National Bank of Pakistan (NBP) is the best capitalized bank in Pakistan, holding 286.2 billion Pakistani rupees ($1.5 billion) of net assets and an overall 20.4% capital adequacy requirement (CAR), more than 6.5% above the regulatory minimum. Geographical and product diversification mark it out from the domestic competition, with its subsidiaries stretching from the financial–asset management, foreign exchange and brokerage–to the nonfinancial sectors. Profit after tax in 2021 came in at 52 billion Pakistani rupees, the highest number in NBP’s history, representing an 8.3% gain in 2020. A highlight last year was NBPs Islamic banking franchise hitting the milestone of 100 billion Pakistani rupees in total assets.
In Sri Lanka, National Development Bank (NDB) built on its solid track record last year–powered by its 2020-25 “Voyage” strategy. The bank grew total assets by 8% up to the third quarter of 2021, with gross loan growth outpacing NDB’s peer group 12.4% average by 2.5%. Post-tax profits rose by an impressive 26%. Standouts collaborated in TradeLens, a venture with Maersk Shipping and IBM to provide digital trade finance. NDB’s NEOS mobile app is popular in Sri Lanka’s banking domain and underpinned its solid asset growth last year.
The first private sector bank in Nepal, Nabil Bank, provides a range of commercial banking services with a strong strategic focus on small and midsize enterprises (SMEs) and SME lending. Last year, in alignment with the government’s Digital Nepal Framework, the bank launched the Nabil Digibank Portal, which integrates a range of banking facilities for customers.
Bangladesh’s City Bank brought in 157,000 new customers in 2021, with trade businesses volumes hitting $6.5 billion, representing 6% of the country’s total trade. Bangladesh’s top card issuer, with a 36% market share. Between 2020 and 2021, it launched three revolutionary digital services via its Digital Nano loan service.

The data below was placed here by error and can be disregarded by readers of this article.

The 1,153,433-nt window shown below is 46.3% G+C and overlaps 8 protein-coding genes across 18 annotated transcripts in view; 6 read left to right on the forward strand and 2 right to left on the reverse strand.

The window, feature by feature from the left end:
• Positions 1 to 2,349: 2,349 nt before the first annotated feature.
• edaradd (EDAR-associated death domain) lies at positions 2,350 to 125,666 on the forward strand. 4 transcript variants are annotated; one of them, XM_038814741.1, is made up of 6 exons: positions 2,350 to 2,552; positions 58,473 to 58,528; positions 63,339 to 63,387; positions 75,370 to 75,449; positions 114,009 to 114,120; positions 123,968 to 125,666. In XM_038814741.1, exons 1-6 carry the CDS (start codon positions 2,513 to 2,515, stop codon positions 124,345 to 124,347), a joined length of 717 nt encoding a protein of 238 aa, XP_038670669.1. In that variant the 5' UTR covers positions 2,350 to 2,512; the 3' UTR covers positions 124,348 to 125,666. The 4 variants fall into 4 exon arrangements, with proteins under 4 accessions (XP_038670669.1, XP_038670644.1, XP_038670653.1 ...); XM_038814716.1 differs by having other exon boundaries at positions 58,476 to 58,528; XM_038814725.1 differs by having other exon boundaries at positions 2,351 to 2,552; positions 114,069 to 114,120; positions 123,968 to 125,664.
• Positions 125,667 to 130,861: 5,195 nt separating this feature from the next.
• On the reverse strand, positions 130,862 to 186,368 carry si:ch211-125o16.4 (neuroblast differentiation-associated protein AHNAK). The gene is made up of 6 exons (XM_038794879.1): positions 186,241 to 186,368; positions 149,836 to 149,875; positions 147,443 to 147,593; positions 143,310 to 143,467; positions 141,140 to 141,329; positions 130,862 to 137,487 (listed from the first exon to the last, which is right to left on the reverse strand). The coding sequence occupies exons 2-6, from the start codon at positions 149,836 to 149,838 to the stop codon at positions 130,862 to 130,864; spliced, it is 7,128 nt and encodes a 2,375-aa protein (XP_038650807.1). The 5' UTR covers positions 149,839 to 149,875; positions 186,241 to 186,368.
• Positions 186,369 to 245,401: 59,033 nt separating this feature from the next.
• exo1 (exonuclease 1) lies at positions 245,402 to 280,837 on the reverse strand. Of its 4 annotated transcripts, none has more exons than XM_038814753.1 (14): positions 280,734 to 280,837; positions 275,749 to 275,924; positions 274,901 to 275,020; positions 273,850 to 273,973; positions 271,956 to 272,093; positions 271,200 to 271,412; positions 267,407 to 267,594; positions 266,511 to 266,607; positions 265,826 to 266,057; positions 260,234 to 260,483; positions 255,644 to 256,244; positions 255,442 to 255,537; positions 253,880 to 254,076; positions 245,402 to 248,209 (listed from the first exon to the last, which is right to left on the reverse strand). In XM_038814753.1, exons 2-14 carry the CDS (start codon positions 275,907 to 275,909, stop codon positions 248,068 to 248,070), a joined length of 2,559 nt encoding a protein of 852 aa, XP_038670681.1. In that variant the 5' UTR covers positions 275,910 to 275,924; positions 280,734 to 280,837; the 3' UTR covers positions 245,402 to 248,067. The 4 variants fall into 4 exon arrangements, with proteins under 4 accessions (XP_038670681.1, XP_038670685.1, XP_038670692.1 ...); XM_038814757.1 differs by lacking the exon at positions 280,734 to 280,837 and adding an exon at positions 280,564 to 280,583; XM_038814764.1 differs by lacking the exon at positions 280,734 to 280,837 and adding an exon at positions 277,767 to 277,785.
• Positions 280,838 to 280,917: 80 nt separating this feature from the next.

In 2021, Singapore’s DBS seized the opportunity presented by Covid-19 to enable its mission statement of embodying the “bank of the future.” The backdrop of the secular growth of Asia; fundamental changes, such as the maturing of blockchain and artificial intelligence (AI); the rise of digital currencies; and a sharpened focus on ESG and the climate crisis framed the bank’s course.
In response to this rapidly changing environment, DBS leveraged its digital capabilities, diversified its franchise via new business launches and closed several inorganic transactions. The mix delivered stunning bottom-line results: The bank booked a record 6.8 billion Singapore dollars (about US$5 billion) in profit for a steep 44% year-on-year surge. Wealth management, transaction banking and treasury markets business drove much of the growth, according to CEO Piyush Gupta.
“DBS’ wealth management business grew from mid-single-digit percent of the group’s total income to 20% today,” he notes. “In 2021, wealth management fee growth was 19% which was off the charts; however, we’ve never grown less than 10% over the past five years. … In transaction banking, cash management is up about 10 times in the past decade after adjusting for interest rates. Trade finance, whether open account trade or supply chain financing, has also been very robust. Digitalization helped power this business, and we believe we are only just scratching the surface in tapping opportunities for growth.”